New York City’s immigration court at Federal Plaza has long been the nation’s single busiest immigration court. But between September and November, its backlog grew by 4 percent to more than 105,000 cases, according to data collected by the research group TRAC at Syracuse University.

Nationally, the number of pending cases hit 809,041 by November 30th. TRAC said that’s almost a 50 percent increase compared to the 542,411 cases pending at the end of January, 2017 when President Trump took office. This figure does not include another 330,211 cases that could be added following a ruling by former Attorney General Jeff Sessions that essentially reactivated cases that were put on hold.

We did not receive a response to an inquiry about the new data from the Justice Department's Executive Office for Immigration Review, which runs the nation's immigration courts.

As Attorney General, Sessions hired dozens of new immigration judges in order to alleviate the backlog. He appointed 13 judges to New York City’s court, mostly to replace judges who retired. There are now a total of 36 immigration judges at Federal Plaza, compared to 29 in early 2017. These numbers don’t include the city’s other court on Varick Street for immigrants held in detention.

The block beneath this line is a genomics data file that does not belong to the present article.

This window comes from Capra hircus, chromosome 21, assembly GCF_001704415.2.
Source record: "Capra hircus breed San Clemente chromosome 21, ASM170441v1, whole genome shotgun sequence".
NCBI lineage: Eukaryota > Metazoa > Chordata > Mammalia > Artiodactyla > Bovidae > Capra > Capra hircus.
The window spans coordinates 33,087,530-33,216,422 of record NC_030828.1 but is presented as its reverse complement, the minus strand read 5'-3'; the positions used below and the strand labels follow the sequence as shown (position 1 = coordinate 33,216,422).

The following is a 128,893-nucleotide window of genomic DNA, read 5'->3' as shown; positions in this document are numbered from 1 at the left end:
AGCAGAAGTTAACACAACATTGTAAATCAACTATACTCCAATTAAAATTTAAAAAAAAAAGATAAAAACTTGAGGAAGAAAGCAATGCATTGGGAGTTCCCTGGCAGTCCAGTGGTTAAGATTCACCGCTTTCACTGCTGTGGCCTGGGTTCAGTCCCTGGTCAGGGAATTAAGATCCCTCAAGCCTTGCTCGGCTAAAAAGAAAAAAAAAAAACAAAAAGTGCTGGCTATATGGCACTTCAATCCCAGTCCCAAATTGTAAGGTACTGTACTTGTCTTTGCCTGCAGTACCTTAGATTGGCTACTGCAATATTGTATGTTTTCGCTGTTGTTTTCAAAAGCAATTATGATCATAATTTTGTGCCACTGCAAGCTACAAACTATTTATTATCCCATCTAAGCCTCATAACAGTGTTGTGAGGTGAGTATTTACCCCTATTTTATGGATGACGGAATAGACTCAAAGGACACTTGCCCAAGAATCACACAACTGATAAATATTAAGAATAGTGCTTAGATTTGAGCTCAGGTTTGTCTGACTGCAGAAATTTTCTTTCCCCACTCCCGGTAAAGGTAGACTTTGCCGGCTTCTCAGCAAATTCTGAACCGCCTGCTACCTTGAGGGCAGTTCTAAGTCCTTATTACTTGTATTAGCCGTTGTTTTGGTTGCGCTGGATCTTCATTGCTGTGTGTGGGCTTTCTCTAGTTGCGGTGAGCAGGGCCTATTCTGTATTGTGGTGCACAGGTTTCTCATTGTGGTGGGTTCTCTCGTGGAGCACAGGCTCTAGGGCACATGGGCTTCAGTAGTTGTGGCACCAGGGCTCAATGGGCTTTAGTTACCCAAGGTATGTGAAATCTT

Some of New York’s new judges are able to schedule full hearings relatively quickly, because they don’t have as many cases on their dockets. They can see these cases in the spring of 2019, compared to more experienced judges who are scheduling them in 2021. But it doesn’t take long for a new judge’s backlog to grow. A few new judges are already scheduling full hearings in 2021.

Immigration lawyer Jake LaRaus called hiring more judges a “finger in the dike” because there are so many other problems in immigration court. He noted that the Trump Administration has imposed new quotas on the judges, forcing them to speed through their cases. Sessions also took away judges’ ability to manage their backlogs by putting cases on hold, temporarily if they needed more time.

“The current administration has demonstrated that it is less interested in fixing the immigration court system’s long-term issues and is more interested in forcefully turning it into an enforcement factory that churns out removal orders on its immigration judge conveyor belt,” LaRaus added.

Despite the enormous backlog in New York, the growth rate here pales in comparison to some immigration courts near the U.S.-Mexico border. In Eloy, Arizona, for example, the backlog grew by 144 percent in two months, with 1,281 pending cases as of the end of November.

The Eloy immigration court is connected to a detention center that took many migrants who crossed the border this year. These included parents separated from their children like Yeni Gonzalez-Garcia, a Guatemalan mom whose case made headlines when her three kids were sent to foster care in New York City.

The number of families crossing the border rose in 2018, despite the Trump Administration’s efforts to make it harder to cross and apply for asylum.

Beth Fertig is a senior reporter covering courts and legal affairs at WNYC. You can follow her on Twitter at @bethfertig.

Correction: Based on information from an outdated government website, this story initially stated that there are currently 34 immigration judges working at Federal Plaza, when in fact there are 36.